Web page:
The Cost of Using Excel for Plan Management: Limited Access
Excel and other live spreadsheet programs like SharePoint and Smartsheet are omnipresent in planning. Whether you’re running point on change management, cost reduction, process improvement, or strategic plans in your organization, you know the limitations and frustrations that come along with using spreadsheets to compile and track project status information.
But the really disheartening thing is that even though we all use spreadsheets to monitor our plans (well, 86% of us anyway), only 17% of Excel users report having no problems in their planning processes due to shortcomings in the software they’re using.
Okay, quick math here –
That means more than 4 out of 5 business leaders are suffering from spreadsheets because it’s too expensive and time-consuming to seek a more effective solution.
The bad news? You’re paying a costly price by not making the switch to something better.
In part one of this blog series, we talked about the bad data you become prone to when using complicated spreadsheets to track metrics and try to gain a high-level overview of all the initiatives your organization is monitoring. In this post, I’ll point out the additional unseen dollars you’re losing by continuing to use a method that you know doesn’t work. “It’s too big of a change initiative to justify spending time and budget,” is just not a good enough reason to stay with the status quo anymore.
What you may not realize in trying to use spreadsheets to track and monitor your plans is that your collaboration and access to the data sucks.
GUIDE – HOW EXCEL IS KILLING YOUR PLAN
Read this guide to learn the not-so-obvious dangers of using Excel for strategic plan management, and how to find something better.
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Granting Access to Your Spreadsheet: Be Careful What You Wish For
You likely belong in one of three camps.
1. “We just email an Excel document around and let each department make their updates. Then, we compile them as best we can before our quarterly update meetings.”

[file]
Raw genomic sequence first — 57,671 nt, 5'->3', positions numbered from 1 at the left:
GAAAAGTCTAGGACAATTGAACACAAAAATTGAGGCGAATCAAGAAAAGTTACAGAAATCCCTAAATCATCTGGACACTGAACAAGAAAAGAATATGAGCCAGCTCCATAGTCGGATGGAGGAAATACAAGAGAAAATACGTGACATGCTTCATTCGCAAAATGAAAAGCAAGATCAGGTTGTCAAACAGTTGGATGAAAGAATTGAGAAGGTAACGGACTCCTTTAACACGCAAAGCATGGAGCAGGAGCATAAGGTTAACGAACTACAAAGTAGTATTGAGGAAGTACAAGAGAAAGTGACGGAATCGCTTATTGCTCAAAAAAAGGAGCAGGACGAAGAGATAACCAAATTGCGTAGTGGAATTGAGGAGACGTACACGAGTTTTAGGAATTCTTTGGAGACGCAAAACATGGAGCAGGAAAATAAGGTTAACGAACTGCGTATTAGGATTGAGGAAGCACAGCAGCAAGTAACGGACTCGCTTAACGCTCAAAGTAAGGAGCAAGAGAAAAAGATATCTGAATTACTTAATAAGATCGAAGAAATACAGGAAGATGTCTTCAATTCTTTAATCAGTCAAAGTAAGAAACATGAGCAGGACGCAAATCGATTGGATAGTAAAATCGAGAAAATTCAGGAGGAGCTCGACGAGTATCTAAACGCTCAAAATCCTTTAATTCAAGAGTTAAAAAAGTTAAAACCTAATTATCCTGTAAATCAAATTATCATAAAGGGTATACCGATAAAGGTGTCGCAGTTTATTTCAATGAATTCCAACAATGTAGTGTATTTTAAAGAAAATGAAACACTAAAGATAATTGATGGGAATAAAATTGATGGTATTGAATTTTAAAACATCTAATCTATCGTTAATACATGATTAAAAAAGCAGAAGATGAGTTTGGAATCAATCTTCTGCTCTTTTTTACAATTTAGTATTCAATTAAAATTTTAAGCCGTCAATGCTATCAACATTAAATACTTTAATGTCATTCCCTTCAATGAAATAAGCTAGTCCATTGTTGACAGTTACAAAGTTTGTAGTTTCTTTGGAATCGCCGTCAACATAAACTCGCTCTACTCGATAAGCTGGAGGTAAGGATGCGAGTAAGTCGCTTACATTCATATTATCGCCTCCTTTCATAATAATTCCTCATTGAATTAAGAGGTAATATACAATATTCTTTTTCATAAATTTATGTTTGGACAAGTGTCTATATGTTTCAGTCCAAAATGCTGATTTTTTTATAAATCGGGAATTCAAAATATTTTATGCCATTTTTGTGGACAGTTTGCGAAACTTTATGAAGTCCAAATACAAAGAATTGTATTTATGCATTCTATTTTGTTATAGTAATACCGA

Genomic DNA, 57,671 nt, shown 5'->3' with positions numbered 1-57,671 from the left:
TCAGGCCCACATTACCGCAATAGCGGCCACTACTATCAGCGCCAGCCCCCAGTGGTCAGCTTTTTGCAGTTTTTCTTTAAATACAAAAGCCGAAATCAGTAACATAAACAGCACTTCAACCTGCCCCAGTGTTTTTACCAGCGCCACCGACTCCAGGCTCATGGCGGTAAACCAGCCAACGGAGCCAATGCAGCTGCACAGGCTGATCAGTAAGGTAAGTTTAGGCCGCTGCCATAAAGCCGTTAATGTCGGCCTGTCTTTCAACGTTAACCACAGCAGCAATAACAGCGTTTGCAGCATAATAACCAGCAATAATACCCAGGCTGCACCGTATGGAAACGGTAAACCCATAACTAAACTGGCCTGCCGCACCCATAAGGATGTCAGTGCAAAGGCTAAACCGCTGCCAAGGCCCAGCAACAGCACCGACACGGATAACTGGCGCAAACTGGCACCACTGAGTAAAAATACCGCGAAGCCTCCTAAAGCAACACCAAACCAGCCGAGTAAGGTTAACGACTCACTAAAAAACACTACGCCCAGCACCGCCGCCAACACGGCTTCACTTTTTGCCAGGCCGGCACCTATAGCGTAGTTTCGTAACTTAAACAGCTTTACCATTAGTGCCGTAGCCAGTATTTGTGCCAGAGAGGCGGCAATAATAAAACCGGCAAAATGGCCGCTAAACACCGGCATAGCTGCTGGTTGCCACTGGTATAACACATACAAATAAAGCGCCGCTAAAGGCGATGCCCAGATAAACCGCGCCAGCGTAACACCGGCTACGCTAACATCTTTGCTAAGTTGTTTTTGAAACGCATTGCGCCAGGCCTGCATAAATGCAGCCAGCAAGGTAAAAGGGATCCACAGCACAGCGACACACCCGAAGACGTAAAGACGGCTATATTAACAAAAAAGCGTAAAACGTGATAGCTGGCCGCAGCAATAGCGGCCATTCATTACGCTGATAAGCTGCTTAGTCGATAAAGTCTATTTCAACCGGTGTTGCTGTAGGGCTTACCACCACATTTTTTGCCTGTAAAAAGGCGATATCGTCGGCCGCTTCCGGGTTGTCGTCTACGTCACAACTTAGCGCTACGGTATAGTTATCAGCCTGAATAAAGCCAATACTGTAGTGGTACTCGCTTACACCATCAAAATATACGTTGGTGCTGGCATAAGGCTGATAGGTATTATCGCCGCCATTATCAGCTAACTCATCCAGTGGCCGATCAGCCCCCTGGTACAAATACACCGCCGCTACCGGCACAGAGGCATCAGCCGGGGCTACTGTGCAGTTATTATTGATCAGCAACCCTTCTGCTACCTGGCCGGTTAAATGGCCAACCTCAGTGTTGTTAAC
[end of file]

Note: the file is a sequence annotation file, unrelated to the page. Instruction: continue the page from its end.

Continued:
I don’t think I have to tell you guys that you’re living in version control hell. Even if you’re filtering all these versions through one person to make updates, you know you always run the risk of an old version coming back to haunt you when you least expect it.
Or, worse yet, Dave from HR will forward the wrong version that’s missing data or has outdated metrics to Jessica in Sales, and you’ll get the pleasure of playing detective through multiple versions, emails, and hard drives to get the data back on track.
2. “We don’t use Excel. We use online spreadsheets [Smartsheet, Google Sheets] or file sharing services [SharePoint, Dropbox, network drives] to make sure anyone can make changes to our planning document at any time.”
I’ve got some questions for this group.
- If more than one user is editing the same cell at the same time, how does that affect data input?
- Is your work automatically saved?
- Does your process track change?
- Is past data recoverable in case there’s a mistake?
- Is it easy to export with real-time data?
- How do you know if the data is updated or past due?
- When was it last updated, and what is the context of the update?
- How do you know who missed their deadline?
- Who’s verifying the updates for accuracy of input?
- Can coworkers comment and provide their own information?
Keep in mind, with a solution that’s designed to support multiple contributors, 26% of Excel users reported that their chosen spreadsheet solution still couldn’t handle the number of users that needed to provide updates. If this is your chosen best-fit tool…why aren’t you holding it accountable for the one thing it’s supposed to solve for you?